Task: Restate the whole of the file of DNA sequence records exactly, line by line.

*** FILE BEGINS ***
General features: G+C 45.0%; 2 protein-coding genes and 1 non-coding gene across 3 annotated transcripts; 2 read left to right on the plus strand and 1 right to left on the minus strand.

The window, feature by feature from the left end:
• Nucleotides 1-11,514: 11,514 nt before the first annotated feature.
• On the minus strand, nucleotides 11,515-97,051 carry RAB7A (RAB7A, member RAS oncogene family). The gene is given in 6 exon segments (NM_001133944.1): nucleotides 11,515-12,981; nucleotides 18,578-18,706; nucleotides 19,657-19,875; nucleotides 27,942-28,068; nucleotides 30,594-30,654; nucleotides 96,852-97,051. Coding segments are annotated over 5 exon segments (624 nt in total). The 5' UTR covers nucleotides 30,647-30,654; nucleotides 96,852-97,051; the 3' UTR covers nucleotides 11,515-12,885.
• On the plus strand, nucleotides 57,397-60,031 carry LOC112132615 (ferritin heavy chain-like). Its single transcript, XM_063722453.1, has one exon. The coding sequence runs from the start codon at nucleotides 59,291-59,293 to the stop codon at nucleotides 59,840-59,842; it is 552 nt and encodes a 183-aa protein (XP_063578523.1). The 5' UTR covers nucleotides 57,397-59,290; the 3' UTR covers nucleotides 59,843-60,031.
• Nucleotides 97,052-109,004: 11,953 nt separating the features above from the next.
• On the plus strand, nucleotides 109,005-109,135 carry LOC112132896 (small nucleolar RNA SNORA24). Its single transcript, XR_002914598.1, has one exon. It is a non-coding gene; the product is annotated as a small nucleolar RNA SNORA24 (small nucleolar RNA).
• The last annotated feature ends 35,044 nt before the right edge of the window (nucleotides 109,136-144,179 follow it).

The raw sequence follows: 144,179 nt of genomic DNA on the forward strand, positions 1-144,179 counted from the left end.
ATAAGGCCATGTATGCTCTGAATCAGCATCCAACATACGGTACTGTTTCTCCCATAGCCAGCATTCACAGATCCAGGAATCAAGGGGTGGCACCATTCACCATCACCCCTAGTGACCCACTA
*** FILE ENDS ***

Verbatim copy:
General features: G+C 45.0%; 2 protein-coding genes and 1 non-coding gene across 3 annotated transcripts; 2 read left to right on the plus strand and 1 right to left on the minus strand.

The window, feature by feature from the left end:
• Nucleotides 1-11,514: 11,514 nt before the first annotated feature.
• On the minus strand, nucleotides 11,515-97,051 carry RAB7A (RAB7A, member RAS oncogene family). The gene is given in 6 exon segments (NM_001133944.1): nucleotides 11,515-12,981; nucleotides 18,578-18,706; nucleotides 19,657-19,875; nucleotides 27,942-28,068; nucleotides 30,594-30,654; nucleotides 96,852-97,051. Coding segments are annotated over 5 exon segments (624 nt in total). The 5' UTR covers nucleotides 30,647-30,654; nucleotides 96,852-97,051; the 3' UTR covers nucleotides 11,515-12,885.
• On the plus strand, nucleotides 57,397-60,031 carry LOC112132615 (ferritin heavy chain-like). Its single transcript, XM_063722453.1, has one exon. The coding sequence runs from the start codon at nucleotides 59,291-59,293 to the stop codon at nucleotides 59,840-59,842; it is 552 nt and encodes a 183-aa protein (XP_063578523.1). The 5' UTR covers nucleotides 57,397-59,290; the 3' UTR covers nucleotides 59,843-60,031.
• Nucleotides 97,052-109,004: 11,953 nt separating the features above from the next.
• On the plus strand, nucleotides 109,005-109,135 carry LOC112132896 (small nucleolar RNA SNORA24). Its single transcript, XR_002914598.1, has one exon. It is a non-coding gene; the product is annotated as a small nucleolar RNA SNORA24 (small nucleolar RNA).
• The last annotated feature ends 35,044 nt before the right edge of the window (nucleotides 109,136-144,179 follow it).

The raw sequence follows: 144,179 nt of genomic DNA on the forward strand, positions 1-144,179 counted from the left end.
ATAAGGCCATGTATGCTCTGAATCAGCATCCAACATACGGTACTGTTTCTCCCATAGCCAGCATTCACAGATCCAGGAATCAAGGGGTGGCACCATTCACCATCACCCCTAGTGACCCACTA